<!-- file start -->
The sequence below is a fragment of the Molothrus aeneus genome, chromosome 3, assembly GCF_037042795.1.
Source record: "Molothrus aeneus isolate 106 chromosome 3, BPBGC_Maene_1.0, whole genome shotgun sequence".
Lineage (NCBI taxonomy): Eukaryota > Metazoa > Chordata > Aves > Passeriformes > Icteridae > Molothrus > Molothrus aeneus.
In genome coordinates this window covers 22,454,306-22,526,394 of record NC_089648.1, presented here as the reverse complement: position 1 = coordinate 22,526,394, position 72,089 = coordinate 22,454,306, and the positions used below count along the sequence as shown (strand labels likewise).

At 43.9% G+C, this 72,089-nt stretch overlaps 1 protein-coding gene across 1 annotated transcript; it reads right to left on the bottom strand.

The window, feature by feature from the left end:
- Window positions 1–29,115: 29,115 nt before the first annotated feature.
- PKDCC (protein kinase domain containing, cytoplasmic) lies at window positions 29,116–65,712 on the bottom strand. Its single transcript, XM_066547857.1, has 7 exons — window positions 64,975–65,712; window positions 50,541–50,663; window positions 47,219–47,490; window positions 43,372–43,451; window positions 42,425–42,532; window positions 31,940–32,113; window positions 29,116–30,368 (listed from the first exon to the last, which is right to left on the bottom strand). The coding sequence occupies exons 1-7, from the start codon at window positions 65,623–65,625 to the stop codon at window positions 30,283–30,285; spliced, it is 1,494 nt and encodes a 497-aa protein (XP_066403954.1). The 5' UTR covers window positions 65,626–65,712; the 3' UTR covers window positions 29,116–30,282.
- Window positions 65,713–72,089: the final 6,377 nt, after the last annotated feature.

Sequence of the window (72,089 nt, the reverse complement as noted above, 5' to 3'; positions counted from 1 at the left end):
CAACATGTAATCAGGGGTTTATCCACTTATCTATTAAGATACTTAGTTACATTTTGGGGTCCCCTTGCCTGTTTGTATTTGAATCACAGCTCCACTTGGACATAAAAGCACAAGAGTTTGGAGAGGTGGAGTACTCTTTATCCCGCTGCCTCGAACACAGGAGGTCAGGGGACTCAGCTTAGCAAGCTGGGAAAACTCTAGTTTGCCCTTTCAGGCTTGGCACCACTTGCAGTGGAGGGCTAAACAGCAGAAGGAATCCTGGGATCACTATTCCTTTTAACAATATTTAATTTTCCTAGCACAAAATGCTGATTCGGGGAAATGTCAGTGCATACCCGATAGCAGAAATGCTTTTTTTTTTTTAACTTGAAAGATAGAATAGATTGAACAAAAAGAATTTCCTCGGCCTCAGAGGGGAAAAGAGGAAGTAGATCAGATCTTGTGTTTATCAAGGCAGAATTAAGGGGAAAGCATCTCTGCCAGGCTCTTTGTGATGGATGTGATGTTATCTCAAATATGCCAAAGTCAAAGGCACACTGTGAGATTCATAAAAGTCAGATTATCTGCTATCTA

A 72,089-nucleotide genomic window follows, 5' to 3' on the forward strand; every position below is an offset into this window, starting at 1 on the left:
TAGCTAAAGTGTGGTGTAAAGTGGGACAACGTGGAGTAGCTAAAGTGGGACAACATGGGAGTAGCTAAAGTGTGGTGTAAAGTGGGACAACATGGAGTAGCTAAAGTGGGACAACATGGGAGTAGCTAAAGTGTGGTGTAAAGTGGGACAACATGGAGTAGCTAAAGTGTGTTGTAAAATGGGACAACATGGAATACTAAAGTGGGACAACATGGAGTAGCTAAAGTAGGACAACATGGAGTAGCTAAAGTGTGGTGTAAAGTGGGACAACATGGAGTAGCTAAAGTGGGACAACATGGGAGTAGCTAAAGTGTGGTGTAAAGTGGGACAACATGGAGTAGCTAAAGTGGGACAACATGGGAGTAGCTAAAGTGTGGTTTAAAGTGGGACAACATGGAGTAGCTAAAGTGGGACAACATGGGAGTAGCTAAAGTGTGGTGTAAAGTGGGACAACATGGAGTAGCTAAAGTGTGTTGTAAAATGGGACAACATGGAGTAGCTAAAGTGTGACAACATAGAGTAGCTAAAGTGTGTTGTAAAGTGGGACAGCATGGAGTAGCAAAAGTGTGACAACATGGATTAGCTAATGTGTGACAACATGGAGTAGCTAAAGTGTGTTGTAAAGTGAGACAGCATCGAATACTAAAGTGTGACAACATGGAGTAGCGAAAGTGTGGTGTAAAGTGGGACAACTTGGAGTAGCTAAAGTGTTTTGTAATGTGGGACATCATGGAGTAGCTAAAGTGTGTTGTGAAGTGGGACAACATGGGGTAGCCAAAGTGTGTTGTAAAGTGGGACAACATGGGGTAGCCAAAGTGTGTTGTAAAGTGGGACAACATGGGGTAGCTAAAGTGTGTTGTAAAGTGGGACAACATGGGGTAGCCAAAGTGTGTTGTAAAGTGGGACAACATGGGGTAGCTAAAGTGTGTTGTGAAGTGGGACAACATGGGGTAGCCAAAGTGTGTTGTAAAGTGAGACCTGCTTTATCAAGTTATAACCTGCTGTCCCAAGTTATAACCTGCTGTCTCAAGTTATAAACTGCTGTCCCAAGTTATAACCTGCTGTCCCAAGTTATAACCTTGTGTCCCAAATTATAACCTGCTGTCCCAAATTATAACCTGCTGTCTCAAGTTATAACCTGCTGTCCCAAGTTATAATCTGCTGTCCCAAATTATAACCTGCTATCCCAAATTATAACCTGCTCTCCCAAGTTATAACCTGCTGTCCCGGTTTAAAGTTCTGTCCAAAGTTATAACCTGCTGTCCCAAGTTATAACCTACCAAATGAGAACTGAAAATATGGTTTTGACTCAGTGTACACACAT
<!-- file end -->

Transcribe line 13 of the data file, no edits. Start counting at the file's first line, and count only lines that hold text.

TAGCTAAAGTGTGGTGTAAAGTGGGACAACGTGGAGTAGCTAAAGTGGGACAACATGGGAGTAGCTAAAGTGTGGTGTAAAGTGGGACAACATGGAGTAGCTAAAGTGGGACAACATGGGAGTAGCTAAAGTGTGGTGTAAAGTGGGACAACATGGAGTAGCTAAAGTGTGTTGTAAAATGGGACAACATGGAATACTAAAGTGGGACAACATGGAGTAGCTAAAGTAGGACAACATGGAGTAGCTAAAGTGTGGTGTAAAGTGGGACAACATGGAGTAGCTAAAGTGGGACAACATGGGAGTAGCTAAAGTGTGGTGTAAAGTGGGACAACATGGAGTAGCTAAAGTGGGACAACATGGGAGTAGCTAAAGTGTGGTTTAAAGTGGGACAACATGGAGTAGCTAAAGTGGGACAACATGGGAGTAGCTAAAGTGTGGTGTAAAGTGGGACAACATGGAGTAGCTAAAGTGTGTTGTAAAATGGGACAACATGGAGTAGCTAAAGTGTGACAACATAGAGTAGCTAAAGTGTGTTGTAAAGTGGGACAGCATGGAGTAGCAAAAGTGTGACAACATGGATTAGCTAATGTGTGACAACATGGAGTAGCTAAAGTGTGTTGTAAAGTGAGACAGCATCGAATACTAAAGTGTGACAACATGGAGTAGCGAAAGTGTGGTGTAAAGTGGGACAACTTGGAGTAGCTAAAGTGTTTTGTAATGTGGGACATCATGGAGTAGCTAAAGTGTGTTGTGAAGTGGGACAACATGGGGTAGCCAAAGTGTGTTGTAAAGTGGGACAACATGGGGTAGCCAAAGTGTGTTGTAAAGTGGGACAACATGGGGTAGCTAAAGTGTGTTGTAAAGTGGGACAACATGGGGTAGCCAAAGTGTGTTGTAAAGTGGGACAACATGGGGTAGCTAAAGTGTGTTGTGAAGTGGGACAACATGGGGTAGCCAAAGTGTGTTGTAAAGTGAGACCTGCTTTATCAAGTTATAACCTGCTGTCCCAAGTTATAACCTGCTGTCTCAAGTTATAAACTGCTGTCCCAAGTTATAACCTGCTGTCCCAAGTTATAACCTTGTGTCCCAAATTATAACCTGCTGTCCCAAATTATAACCTGCTGTCTCAAGTTATAACCTGCTGTCCCAAGTTATAATCTGCTGTCCCAAATTATAACCTGCTATCCCAAATTATAACCTGCTCTCCCAAGTTATAACCTGCTGTCCCGGTTTAAAGTTCTGTCCAAAGTTATAACCTGCTGTCCCAAGTTATAACCTACCAAATGAGAACTGAAAATATGGTTTTGACTCAGTGTACACACAT